ABB launches drives and motors swappage scheme by offering to pay your VAT
27 May 2010
ABB launches its drives and motors swappage scheme, allowing companies to trade in their old products from any manufacturer for new ABB drives and motors. Read more
The scheme offers at least 17.5 percent discount off published list prices for new drives from 0.12 kW to 400 kW and new motors from 0.75 kW to 710 kW when old equivalent products from any manufacturer are traded in.
“The scheme is launched to coincide with the recent introduction of the government’s CRC Energy Efficiency Scheme and aims to give organisations an additional incentive to meet their carbon dioxide reduction commitment,” says Steve Ruddell, division manager for ABB’s discrete automation and motion business.
Organisations that take advantage of the swappage scheme will also benefit from improved energy efficiency and reduced maintenance downtime, helping to lower costs after the new equipment is installed.
In order to get the correct drive or motor to match the needs of individual installations, ABB is offering a free, no obligation energy appraisal. A qualified engineer will come to site and carry out a full energy appraisal, giving an accurate picture of how energy is being used on the premises. The energy appraisal consists of an engineer assessing the installation; identifying areas that will yield the greatest return through upgrade; and determining the potential savings that can be achieved after new equipment is installed.
ABB partners will also help organisations meet the cost of investment in new equipment by offering help and advice with interest-free loan applications and Enhanced Capital Allowances through the Carbon Trust.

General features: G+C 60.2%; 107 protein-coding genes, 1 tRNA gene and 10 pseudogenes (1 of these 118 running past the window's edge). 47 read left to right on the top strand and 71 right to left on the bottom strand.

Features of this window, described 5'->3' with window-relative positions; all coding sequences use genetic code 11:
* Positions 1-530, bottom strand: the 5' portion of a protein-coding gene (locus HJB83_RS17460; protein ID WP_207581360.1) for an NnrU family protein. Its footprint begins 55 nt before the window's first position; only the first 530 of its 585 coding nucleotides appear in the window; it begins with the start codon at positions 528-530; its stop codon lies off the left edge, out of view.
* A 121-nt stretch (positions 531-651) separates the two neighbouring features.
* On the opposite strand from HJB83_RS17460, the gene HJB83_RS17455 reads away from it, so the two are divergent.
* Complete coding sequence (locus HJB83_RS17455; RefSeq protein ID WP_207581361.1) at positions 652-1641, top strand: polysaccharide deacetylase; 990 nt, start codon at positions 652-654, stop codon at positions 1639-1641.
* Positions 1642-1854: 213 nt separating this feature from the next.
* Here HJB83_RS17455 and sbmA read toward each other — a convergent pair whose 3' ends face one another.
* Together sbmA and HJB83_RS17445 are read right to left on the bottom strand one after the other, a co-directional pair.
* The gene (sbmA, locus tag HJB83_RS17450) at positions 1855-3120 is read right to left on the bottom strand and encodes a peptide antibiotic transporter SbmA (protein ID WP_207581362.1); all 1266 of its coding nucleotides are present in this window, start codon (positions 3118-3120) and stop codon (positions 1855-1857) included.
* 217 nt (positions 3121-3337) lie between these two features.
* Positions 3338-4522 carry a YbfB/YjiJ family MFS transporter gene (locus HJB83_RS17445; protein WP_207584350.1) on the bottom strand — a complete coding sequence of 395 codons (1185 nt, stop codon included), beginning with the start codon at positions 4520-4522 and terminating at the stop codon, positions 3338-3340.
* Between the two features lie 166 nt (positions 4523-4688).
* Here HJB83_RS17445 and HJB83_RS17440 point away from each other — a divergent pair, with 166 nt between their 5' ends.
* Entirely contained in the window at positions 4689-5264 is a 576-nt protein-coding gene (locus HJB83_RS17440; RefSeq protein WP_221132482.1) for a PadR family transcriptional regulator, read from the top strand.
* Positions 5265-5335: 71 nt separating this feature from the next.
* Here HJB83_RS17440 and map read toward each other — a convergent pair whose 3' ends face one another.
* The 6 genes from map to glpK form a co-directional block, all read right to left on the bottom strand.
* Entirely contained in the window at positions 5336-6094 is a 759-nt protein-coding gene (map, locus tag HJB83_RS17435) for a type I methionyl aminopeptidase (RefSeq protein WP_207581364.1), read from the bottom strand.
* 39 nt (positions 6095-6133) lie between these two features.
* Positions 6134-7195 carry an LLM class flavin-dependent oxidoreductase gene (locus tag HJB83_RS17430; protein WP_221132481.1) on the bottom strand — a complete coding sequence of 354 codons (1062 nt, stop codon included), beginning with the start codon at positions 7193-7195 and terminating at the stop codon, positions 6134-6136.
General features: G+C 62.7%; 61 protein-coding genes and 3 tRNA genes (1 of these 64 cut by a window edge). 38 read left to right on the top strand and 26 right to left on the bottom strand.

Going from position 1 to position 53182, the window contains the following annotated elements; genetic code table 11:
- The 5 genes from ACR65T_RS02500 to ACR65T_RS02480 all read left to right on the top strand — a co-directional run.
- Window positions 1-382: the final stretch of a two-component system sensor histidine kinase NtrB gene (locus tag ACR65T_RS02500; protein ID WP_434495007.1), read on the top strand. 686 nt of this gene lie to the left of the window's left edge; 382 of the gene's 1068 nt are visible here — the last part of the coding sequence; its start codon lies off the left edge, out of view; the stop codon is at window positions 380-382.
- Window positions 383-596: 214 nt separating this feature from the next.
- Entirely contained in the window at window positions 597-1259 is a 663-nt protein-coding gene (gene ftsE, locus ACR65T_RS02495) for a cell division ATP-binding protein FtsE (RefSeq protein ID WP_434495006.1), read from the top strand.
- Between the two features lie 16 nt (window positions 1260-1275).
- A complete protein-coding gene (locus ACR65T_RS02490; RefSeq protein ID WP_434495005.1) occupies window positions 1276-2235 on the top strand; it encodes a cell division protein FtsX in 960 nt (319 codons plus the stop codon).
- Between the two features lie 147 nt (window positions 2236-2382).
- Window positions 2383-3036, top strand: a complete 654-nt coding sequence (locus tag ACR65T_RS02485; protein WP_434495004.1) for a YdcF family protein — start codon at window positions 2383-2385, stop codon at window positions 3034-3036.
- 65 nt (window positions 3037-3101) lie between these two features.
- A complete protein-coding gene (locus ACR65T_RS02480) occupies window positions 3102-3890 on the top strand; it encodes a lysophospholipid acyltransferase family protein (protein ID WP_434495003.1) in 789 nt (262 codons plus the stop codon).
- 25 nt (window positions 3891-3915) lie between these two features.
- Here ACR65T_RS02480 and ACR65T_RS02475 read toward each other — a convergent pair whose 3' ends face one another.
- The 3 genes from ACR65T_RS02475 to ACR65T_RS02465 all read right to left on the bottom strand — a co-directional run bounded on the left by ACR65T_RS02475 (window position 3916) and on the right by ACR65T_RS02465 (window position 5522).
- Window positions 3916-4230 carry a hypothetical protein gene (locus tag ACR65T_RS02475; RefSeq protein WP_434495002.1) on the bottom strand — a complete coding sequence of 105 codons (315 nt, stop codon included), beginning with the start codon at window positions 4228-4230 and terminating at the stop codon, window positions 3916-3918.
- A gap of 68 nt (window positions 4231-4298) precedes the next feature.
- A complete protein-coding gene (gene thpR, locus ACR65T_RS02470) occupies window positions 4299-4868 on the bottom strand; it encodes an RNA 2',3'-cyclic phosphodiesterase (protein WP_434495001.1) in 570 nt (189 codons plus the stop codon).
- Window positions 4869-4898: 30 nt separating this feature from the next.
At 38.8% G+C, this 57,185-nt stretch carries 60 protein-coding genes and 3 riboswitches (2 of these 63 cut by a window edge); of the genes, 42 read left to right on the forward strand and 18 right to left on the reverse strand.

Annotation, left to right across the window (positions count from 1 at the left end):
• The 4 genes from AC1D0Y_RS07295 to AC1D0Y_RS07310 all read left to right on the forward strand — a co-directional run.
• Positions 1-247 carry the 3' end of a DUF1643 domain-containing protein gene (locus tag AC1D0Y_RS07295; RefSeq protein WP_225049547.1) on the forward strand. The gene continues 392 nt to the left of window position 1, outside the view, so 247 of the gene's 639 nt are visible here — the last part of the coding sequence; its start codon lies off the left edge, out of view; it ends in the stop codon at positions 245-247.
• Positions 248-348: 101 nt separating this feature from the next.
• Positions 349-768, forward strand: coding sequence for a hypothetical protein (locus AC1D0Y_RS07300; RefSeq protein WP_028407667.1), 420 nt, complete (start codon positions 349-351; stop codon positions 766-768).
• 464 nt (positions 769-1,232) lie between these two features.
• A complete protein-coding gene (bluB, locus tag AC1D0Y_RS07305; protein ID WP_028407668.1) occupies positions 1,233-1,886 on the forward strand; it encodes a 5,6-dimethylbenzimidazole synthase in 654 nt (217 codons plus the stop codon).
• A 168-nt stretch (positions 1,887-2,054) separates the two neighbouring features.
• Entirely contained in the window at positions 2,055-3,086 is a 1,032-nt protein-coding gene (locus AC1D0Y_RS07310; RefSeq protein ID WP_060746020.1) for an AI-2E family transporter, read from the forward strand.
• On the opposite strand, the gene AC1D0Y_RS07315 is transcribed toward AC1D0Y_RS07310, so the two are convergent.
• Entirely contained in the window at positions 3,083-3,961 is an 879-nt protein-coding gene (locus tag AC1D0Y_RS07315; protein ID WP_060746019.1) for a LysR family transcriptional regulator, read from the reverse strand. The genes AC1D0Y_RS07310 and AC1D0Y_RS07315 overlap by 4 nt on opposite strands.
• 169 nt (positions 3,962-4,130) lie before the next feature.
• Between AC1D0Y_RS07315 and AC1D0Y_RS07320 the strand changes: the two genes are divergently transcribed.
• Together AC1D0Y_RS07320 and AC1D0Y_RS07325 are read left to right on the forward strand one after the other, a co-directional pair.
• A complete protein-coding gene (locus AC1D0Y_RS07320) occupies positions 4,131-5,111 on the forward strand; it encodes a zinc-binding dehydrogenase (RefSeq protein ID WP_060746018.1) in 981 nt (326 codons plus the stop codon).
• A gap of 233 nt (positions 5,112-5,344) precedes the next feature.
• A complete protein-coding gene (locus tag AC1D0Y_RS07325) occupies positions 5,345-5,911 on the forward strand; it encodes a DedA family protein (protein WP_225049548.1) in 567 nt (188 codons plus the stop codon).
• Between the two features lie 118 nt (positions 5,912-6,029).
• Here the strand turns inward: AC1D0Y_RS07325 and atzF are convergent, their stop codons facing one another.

The scheme addresses a market for replacement drives that continues to grow. In 2010 it is expected that 40 percent of all new drive purchases will be replacing existing drives.
“The reliability of well maintained drives gradually declines once they get to between 15 and 20 years of age,” says Ruddell. “To avoid costly downtime towards the end of the product’s life, our scheme identifies the older drives, gives advice on the installation issues and recommends a drive replacement programme. As drive losses are typically reduced by more than 10 percent with a modern drive, the replacement and retrofit installation often pays for itself with the increased energy savings.”
According to Ruddell, users normally replace drives in a breakdown situation because spares are either unavailable or the repair is too expensive. Ruddell estimates that over half of all drives sold today are retrofitted to improve the efficiency of existing systems; a significant part of this is replacement of older drives.
“Users can also reap a number of other benefits from renewing their drives,” Ruddell continues. “The higher efficiency of new drives instantly saves money, as the losses are reduced by at least 10 percent. Furthermore, reduced size saves plant room space, lower component count improves reliability and more up to date technology means additional features, such as enhanced energy savings and improved communications capabilities.”
A new drive can save as much as £1,000 per year in energy. For instance, ABB’s current drive has an efficiency figure more than 10 per cent higher than its most popular drive from the 1980s. It is also only one-third of the size of the older drive.
The new drive additionally offers flux optimisation, which can save a further 10 per cent of the energy in pump and fan applications.
The importance of energy efficiency to a motor’s life cycle costs is often not well understood. It is startling to realise that an 11 kW motor costing about £700 can consume over £67,000 worth of electricity over a 10 year operating life. Energy efficiency is far more significant to the bottom line than the purchase price.
“Even small differences in efficiency make big differences to a motor’s life cycle costs. However, when swift action is needed, the efficiency of the new motor is rarely considered. The natural instinct of many plant managers is to send a failed unit out to be rewound. But blindly following this habit can cost the company many thousands of pounds in unnecessary energy costs every year as rewinding can cause a decrease in efficiency.
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